Based on a 1990 arcade game called Rampart, Zen Wars is a gorgeous game that mixes strategy and castle defense elements together into a meaty stew. Unfortunately, neither game type comes through particularly well, and Zen Wars ends up being more of a frustrating let-down than a successful genre mash-up.
The campaign mode does a good job of teaching you the basics. At the start of each level, you’re given three bases on one side of a river, while waves enemies march toward you on the other side. To activate your bases, you have to completely encircle them with walls. Once you do that, you can plant cannons within the walls and attack your enemies.
These actions– building, deploying cannons, and fighting– take place in timed phases. In the building phase, you’re given about a minute to place wall sections in such a way that you surround at least one of your bases completely. The wall pieces look like Tetris shapes, and they’re given to you randomly, one at a time. At the end of the building phase, any area on your side of the river that’s totally enclosed turns blue, which means you can place turrets there in the arming phase.
You can almost hear the Russian music.
The arming phase is the simplest, and you only get about 10 seconds to complete it. All you do here is spend points to place turrets in your blue areas. In the last phase, you launch cannonballs at enemies by tapping on them. Again, this is a timed phase, so you have to move quickly. The general goal is always to stay alive through all of the waves of enemies, but the specifics vary– one map requires you destroy bridges, while another has you kill approaching enemies before they reach laser turrets. Regardless of the goal, you’re in for a whole lot of tapping.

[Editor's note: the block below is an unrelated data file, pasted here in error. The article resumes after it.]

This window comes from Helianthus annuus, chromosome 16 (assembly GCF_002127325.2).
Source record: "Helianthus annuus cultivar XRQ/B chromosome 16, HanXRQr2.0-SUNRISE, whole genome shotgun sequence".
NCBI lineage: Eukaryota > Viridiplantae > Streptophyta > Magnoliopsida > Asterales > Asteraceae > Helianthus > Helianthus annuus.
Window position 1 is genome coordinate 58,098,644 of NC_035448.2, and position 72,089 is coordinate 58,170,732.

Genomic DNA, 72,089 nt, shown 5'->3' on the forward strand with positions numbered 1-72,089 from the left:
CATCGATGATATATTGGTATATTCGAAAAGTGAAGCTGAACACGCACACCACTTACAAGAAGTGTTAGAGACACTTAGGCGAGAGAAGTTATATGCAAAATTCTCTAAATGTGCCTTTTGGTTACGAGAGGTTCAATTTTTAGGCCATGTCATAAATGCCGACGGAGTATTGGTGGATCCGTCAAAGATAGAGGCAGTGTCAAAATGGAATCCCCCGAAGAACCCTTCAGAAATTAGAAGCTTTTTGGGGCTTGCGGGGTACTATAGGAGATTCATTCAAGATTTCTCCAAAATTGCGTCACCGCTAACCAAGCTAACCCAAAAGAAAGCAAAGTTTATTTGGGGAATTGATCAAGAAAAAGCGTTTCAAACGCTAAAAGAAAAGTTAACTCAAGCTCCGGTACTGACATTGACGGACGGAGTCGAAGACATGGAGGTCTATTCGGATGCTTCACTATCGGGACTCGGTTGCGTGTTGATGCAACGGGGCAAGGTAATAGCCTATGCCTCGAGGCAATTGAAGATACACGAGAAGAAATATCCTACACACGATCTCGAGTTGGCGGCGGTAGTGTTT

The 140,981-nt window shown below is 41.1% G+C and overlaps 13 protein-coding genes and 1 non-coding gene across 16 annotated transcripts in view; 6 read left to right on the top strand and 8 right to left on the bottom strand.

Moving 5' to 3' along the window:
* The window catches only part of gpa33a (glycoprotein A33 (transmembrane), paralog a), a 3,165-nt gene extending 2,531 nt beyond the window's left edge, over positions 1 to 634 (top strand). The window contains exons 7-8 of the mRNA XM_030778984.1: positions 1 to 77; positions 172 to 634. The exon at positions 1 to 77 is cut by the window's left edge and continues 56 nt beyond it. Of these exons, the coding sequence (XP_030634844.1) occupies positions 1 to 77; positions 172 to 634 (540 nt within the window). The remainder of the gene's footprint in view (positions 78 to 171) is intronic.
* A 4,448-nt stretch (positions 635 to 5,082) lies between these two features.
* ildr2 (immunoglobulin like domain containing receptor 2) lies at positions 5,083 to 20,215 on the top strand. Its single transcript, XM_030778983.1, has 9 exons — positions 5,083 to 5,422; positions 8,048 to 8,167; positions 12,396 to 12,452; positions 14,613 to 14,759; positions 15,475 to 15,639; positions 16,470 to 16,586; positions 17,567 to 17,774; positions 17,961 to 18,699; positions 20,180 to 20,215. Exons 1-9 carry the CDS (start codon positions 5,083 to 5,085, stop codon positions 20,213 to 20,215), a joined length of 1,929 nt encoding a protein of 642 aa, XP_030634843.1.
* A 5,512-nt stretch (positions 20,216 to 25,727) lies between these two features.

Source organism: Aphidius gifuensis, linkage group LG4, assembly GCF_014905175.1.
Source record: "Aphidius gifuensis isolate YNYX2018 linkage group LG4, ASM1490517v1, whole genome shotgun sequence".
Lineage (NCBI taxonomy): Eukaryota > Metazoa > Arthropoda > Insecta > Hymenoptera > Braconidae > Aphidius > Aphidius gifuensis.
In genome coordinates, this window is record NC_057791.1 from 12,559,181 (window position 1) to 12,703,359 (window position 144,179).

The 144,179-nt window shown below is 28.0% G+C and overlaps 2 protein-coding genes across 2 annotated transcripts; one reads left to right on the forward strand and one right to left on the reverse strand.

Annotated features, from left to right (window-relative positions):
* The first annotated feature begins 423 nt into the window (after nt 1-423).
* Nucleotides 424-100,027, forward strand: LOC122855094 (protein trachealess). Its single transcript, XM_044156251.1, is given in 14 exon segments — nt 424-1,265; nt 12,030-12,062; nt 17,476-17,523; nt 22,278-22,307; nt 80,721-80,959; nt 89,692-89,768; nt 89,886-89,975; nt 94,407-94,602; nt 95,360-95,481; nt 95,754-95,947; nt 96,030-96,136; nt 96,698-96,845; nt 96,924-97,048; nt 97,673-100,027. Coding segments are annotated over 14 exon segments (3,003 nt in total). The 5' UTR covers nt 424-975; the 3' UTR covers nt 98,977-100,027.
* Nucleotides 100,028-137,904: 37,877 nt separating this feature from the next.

The problems in the game run fairly deep. In the building phase, the controls for dragging and rotating the Tetris-like wall pieces aren’t all that reliable, which makes for a frustrating experience right off the bat. Factor in the omnipresent timer, and it can become a recipe for hair-pulling stress. Also, the actual fighting portion of the game is very shallow. You only ever have enough time to kill a handful of enemies, and all you’re really doing is tapping the screen. The primary variable here is how many cannons you’ve placed, which determines how many cannonballs you can launch before waiting on them to reload.
But the biggest bummer about Zen Wars is that the enemies knock down portions of your walls and you have to rebuild them every single turn. Redoing something you’ve already done is almost never fun in a game, and here it’s even worse, because the random wall pieces they give you almost never fit correctly into the spaces you want them to go. After a while, every time we came back to the building stage– which can happen a dozen times in a single level– we wanted to stop playing.
The game isn’t all bad. In addition to the campaign mode, there’s a survival mode and a multiplayer mode, which adds up to a lot of content. Multiplayer mode allows up to three people to compete locally or online through Game Center, and it even allows voice chat. Multiplayer matches are a little more exciting than the campaign mode, but we haven’t had any luck finding random people to play against online.
Additionally, the graphics are downright gorgeous. You can zoom very far in or out at any time, and no matter your viewpoint, the graphics pop. Also, the game’s story is told through comic book-style panels between levels, and it’s full of genuinely funny lines.
The good stuff doesn’t matter much in the end, though, because the overall experience simply isn’t very fun. There’s too much repetition and rebuilding, too many aggravating timers, and not much in the way of rewards. Possibly with an update or two the developers can turn the ship around, but as it is now, we can’t recommend Zen Wars to anyone who isn’t already a fan of Rampart.